How do you convince a flat-earther that our planet is really round

Here are five arguments that explain why it is impossible for the Earth to be flat

Planeta Tierra
A photograph of the Earth taken by the 'Apollo 10' mission from 161,000 kilometers away.NASA

It is the flat-earthers the ones who would have to refute the roundness of the Earth, because the current evidence shows that the planet is round. By now, humans have explored and measured the planet in a thousand different ways; airplanes fly between all points of the map and the distances are well known. There are about 5,000 satellites orbiting the Earth, taking daily photos that show the planet is round. However, many flat-earthers claim that all these images are fake. But the debate is no longer scientific if we cannot trust the evidence offered by others; imagine having an orange in front of your eyes while the flat-earthers tell you that what you see lacks credibility and insist that the orange is flat.

The Earth has been known to be round for more than 2,000 years, long before the satellites and the first circumnavigation of the world. There is much mathematical evidence that the Greeks calculated thanks to their knowledge of geometry and navigation – however, here we presented just five simple, easily verifiable arguments that explain why it is impossible for the Earth to be flat.

First: Everybody knows that the higher we go, the further we can see. If the Earth was flat, this would not be the case, as you would be able to see all the way to the end of the planet from any place without relief, even the sea. With a powerful telescope you would see from New York to Madrid. But that is not possible, due to the curvature of the surface of the Earth. This has been known since ancient times, and that is why lighthouses are placed on top of a tower so that they are visible from a greater distance. And vice versa: if you are in a port and you watch a ship arrive, first you will see the mast – the highest part of the ship – appear, then the sails, and finally the hull.

Second: The times of sunrise and sunset are different in every part of the world. If you think about it, this would not be the case on a flat Earth. Moreover, and in relation to the previous point, the time at which the sun sets in each place also depends on the height from which you look at the horizon. Islamic astronomers studied this very well. Tables with sunset times are available online for almost every place in the world, so people can know exactly when to break the Ramadan fast. If you look for information for Dubai, you will learn that in the Burj Khalifa building, which at 2,717 feet high is the tallest in the world, the sun sets three minutes later on the highest floor than on the lowest. This would not happen on a flat planet either.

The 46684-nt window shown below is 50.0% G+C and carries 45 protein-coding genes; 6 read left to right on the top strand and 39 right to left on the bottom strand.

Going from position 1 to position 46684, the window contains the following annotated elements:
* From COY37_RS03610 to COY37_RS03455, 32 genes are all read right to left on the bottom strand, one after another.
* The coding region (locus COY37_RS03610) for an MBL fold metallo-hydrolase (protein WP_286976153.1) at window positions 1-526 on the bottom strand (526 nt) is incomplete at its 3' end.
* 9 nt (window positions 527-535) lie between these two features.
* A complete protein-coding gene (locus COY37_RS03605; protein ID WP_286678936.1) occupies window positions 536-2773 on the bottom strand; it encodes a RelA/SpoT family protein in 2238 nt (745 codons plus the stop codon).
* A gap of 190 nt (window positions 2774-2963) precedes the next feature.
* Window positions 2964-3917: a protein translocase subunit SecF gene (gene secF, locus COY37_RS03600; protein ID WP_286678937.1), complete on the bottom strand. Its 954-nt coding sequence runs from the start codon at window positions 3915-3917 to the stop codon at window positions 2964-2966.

Third: On a flat, non-rotating Earth, the water would go directly towards the center of the sink, the same everywhere. But that is not the case. When you empty a sink (even better if it is a large, round pool) a whirlpool is formed. That happens thanks to the Coriolis effect, which can only be explained by the rotation of the Earth. Flat-earthers may argue that a flat Earth could also rotate on its axis and that this could generate a whirlpool like the one we see. The problem is that the eddies of the pools rotate in opposite directions in the two different hemispheres (storms and anticyclones too). For that to happen on a flat Earth, we would need two opposing rotating poles that would each affect half of the Earth.

Fourth: The movement of the night sky. This argument is similar to the previous one. In the northern hemisphere, the entire night sky rotates counterclockwise around the North Star, while in the southern hemisphere, everything revolves around the Southern Cross, in the opposite direction. For that to be the case on a flat Earth, we would need two celestial spheres, one for each hemisphere, rotating in opposite directions.

Fifth: The duration of long trips is different whether you travel east or west. This fact has no explanation on a flat Earth. The following are very different examples, but both have to do with a spherical Earth that rotates around its own axis. A fairly common example is that the flight from Madrid to New York takes longer than the one from New York to Madrid, because the latter is aided by the jet stream that goes eastward and has its origin in the rotation of the Earth. The other argument is based on the Circumnavigator’s Paradox, which says that if you go around the world, the journey will not take the same time if you go west than if you go east. In this case, it does not matter how long it takes you to go all the way around: if you travel east you will gain a day, like Phileas Fogg did in Jules Verne’s Around the World in Eighty Days, while if you travel west you will lose it, like Elcano and his crew at the end of the first circumnavigation. This paradox would be impossible to explain on a flat Earth where the sun rises at the same time for everyone and everyone shares the same calendar date.

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